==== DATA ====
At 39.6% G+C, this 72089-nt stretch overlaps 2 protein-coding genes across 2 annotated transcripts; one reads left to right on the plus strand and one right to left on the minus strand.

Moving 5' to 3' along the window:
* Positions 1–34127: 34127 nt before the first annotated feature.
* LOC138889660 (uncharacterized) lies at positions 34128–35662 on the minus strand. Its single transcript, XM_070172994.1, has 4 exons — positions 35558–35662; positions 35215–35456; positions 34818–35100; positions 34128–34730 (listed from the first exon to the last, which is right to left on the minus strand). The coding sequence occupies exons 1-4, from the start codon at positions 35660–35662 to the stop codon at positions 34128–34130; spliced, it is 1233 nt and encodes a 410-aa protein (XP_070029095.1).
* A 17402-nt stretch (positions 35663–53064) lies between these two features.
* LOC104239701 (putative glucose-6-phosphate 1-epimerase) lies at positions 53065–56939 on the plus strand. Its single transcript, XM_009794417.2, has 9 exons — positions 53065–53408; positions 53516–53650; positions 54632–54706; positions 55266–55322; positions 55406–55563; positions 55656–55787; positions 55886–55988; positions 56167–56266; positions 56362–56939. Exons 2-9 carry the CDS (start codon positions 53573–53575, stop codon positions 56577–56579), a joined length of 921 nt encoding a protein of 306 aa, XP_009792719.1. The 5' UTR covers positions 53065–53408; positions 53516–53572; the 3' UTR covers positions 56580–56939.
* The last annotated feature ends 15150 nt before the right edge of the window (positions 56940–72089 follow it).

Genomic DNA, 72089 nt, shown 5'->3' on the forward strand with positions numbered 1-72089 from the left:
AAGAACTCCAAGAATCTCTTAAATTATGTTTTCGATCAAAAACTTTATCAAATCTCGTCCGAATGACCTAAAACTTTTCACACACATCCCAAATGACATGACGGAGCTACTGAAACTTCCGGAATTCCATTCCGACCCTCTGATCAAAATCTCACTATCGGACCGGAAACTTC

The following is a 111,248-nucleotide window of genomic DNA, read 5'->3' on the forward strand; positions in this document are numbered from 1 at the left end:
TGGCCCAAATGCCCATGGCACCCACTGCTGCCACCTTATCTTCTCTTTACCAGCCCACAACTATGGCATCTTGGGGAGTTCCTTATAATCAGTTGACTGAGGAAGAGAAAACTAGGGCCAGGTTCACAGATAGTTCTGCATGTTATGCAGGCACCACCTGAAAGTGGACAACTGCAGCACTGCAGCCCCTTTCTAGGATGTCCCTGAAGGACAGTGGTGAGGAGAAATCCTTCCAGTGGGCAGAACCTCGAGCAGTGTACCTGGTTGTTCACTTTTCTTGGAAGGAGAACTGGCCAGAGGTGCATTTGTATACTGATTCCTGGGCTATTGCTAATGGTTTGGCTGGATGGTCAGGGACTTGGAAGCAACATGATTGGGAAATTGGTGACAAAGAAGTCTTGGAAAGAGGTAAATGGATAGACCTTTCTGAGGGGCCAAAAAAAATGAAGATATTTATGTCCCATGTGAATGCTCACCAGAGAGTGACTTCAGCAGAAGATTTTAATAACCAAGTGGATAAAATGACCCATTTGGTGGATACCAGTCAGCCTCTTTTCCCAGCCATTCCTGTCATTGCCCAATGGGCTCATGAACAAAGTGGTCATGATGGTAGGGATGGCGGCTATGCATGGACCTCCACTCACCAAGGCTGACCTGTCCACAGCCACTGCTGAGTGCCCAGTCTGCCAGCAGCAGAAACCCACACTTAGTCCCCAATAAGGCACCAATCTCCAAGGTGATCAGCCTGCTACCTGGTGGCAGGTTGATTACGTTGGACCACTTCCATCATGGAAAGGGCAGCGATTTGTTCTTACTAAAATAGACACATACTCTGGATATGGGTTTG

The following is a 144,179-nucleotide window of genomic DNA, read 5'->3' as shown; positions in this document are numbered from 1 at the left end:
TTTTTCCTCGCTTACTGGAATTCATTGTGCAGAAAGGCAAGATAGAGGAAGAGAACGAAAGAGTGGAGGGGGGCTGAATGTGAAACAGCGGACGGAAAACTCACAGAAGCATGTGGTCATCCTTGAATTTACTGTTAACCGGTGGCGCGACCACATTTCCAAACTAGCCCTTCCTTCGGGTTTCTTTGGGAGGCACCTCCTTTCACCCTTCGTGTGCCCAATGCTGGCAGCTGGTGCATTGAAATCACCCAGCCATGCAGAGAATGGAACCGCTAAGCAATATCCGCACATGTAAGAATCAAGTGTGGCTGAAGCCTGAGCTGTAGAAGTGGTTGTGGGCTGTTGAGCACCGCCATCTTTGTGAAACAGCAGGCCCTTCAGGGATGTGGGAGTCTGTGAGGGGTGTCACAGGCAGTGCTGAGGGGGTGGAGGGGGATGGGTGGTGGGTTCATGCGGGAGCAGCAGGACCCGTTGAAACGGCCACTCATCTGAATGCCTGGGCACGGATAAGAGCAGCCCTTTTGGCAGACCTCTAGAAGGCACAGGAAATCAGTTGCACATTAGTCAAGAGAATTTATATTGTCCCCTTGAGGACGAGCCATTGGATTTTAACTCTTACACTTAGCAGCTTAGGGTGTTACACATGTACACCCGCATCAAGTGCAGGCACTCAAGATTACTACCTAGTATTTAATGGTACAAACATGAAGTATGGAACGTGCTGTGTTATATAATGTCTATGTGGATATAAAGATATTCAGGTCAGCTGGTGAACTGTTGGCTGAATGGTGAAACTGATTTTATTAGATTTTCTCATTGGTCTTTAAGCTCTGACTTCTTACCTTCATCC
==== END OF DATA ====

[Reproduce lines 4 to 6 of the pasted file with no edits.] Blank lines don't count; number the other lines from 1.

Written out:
* LOC138889660 (uncharacterized) lies at positions 34128–35662 on the minus strand. Its single transcript, XM_070172994.1, has 4 exons — positions 35558–35662; positions 35215–35456; positions 34818–35100; positions 34128–34730 (listed from the first exon to the last, which is right to left on the minus strand). The coding sequence occupies exons 1-4, from the start codon at positions 35660–35662 to the stop codon at positions 34128–34130; spliced, it is 1233 nt and encodes a 410-aa protein (XP_070029095.1).
* A 17402-nt stretch (positions 35663–53064) lies between these two features.
* LOC104239701 (putative glucose-6-phosphate 1-epimerase) lies at positions 53065–56939 on the plus strand. Its single transcript, XM_009794417.2, has 9 exons — positions 53065–53408; positions 53516–53650; positions 54632–54706; positions 55266–55322; positions 55406–55563; positions 55656–55787; positions 55886–55988; positions 56167–56266; positions 56362–56939. Exons 2-9 carry the CDS (start codon positions 53573–53575, stop codon positions 56577–56579), a joined length of 921 nt encoding a protein of 306 aa, XP_009792719.1. The 5' UTR covers positions 53065–53408; positions 53516–53572; the 3' UTR covers positions 56580–56939.